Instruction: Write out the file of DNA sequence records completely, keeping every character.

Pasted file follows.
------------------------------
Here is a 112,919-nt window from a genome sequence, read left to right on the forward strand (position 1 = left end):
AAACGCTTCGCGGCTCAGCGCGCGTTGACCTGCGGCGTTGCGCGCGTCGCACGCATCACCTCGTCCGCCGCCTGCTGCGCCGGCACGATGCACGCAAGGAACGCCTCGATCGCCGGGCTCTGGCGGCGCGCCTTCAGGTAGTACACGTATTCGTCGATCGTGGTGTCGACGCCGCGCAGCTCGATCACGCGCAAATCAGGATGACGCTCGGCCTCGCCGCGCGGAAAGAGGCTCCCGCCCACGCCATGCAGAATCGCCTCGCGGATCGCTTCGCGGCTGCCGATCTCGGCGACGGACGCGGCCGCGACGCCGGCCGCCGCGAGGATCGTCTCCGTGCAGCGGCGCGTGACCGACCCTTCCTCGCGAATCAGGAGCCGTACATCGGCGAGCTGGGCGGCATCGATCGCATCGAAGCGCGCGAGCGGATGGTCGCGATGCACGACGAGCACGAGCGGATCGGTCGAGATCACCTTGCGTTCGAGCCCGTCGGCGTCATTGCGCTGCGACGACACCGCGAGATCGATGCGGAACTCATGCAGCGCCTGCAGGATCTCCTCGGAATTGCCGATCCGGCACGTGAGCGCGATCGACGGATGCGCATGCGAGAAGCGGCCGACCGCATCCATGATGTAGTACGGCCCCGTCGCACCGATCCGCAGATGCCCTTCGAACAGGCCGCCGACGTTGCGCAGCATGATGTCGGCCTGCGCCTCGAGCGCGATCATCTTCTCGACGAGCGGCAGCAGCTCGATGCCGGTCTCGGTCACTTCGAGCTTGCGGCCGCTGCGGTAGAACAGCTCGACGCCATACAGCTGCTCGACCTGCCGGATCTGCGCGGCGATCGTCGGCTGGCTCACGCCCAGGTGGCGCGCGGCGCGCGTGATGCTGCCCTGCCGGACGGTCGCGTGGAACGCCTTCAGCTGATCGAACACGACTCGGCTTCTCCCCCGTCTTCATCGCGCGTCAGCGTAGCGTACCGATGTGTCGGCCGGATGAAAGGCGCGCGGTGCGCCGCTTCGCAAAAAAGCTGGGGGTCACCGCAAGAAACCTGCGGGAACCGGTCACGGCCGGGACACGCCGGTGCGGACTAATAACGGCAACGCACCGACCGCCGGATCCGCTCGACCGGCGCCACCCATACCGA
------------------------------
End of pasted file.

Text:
Here is a 112,919-nt window from a genome sequence, read left to right on the forward strand (position 1 = left end):
AAACGCTTCGCGGCTCAGCGCGCGTTGACCTGCGGCGTTGCGCGCGTCGCACGCATCACCTCGTCCGCCGCCTGCTGCGCCGGCACGATGCACGCAAGGAACGCCTCGATCGCCGGGCTCTGGCGGCGCGCCTTCAGGTAGTACACGTATTCGTCGATCGTGGTGTCGACGCCGCGCAGCTCGATCACGCGCAAATCAGGATGACGCTCGGCCTCGCCGCGCGGAAAGAGGCTCCCGCCCACGCCATGCAGAATCGCCTCGCGGATCGCTTCGCGGCTGCCGATCTCGGCGACGGACGCGGCCGCGACGCCGGCCGCCGCGAGGATCGTCTCCGTGCAGCGGCGCGTGACCGACCCTTCCTCGCGAATCAGGAGCCGTACATCGGCGAGCTGGGCGGCATCGATCGCATCGAAGCGCGCGAGCGGATGGTCGCGATGCACGACGAGCACGAGCGGATCGGTCGAGATCACCTTGCGTTCGAGCCCGTCGGCGTCATTGCGCTGCGACGACACCGCGAGATCGATGCGGAACTCATGCAGCGCCTGCAGGATCTCCTCGGAATTGCCGATCCGGCACGTGAGCGCGATCGACGGATGCGCATGCGAGAAGCGGCCGACCGCATCCATGATGTAGTACGGCCCCGTCGCACCGATCCGCAGATGCCCTTCGAACAGGCCGCCGACGTTGCGCAGCATGATGTCGGCCTGCGCCTCGAGCGCGATCATCTTCTCGACGAGCGGCAGCAGCTCGATGCCGGTCTCGGTCACTTCGAGCTTGCGGCCGCTGCGGTAGAACAGCTCGACGCCATACAGCTGCTCGACCTGCCGGATCTGCGCGGCGATCGTCGGCTGGCTCACGCCCAGGTGGCGCGCGGCGCGCGTGATGCTGCCCTGCCGGACGGTCGCGTGGAACGCCTTCAGCTGATCGAACACGACTCGGCTTCTCCCCCGTCTTCATCGCGCGTCAGCGTAGCGTACCGATGTGTCGGCCGGATGAAAGGCGCGCGGTGCGCCGCTTCGCAAAAAAGCTGGGGGTCACCGCAAGAAACCTGCGGGAACCGGTCACGGCCGGGACACGCCGGTGCGGACTAATAACGGCAACGCACCGACCGCCGGATCCGCTCGACCGGCGCCACCCATACCGA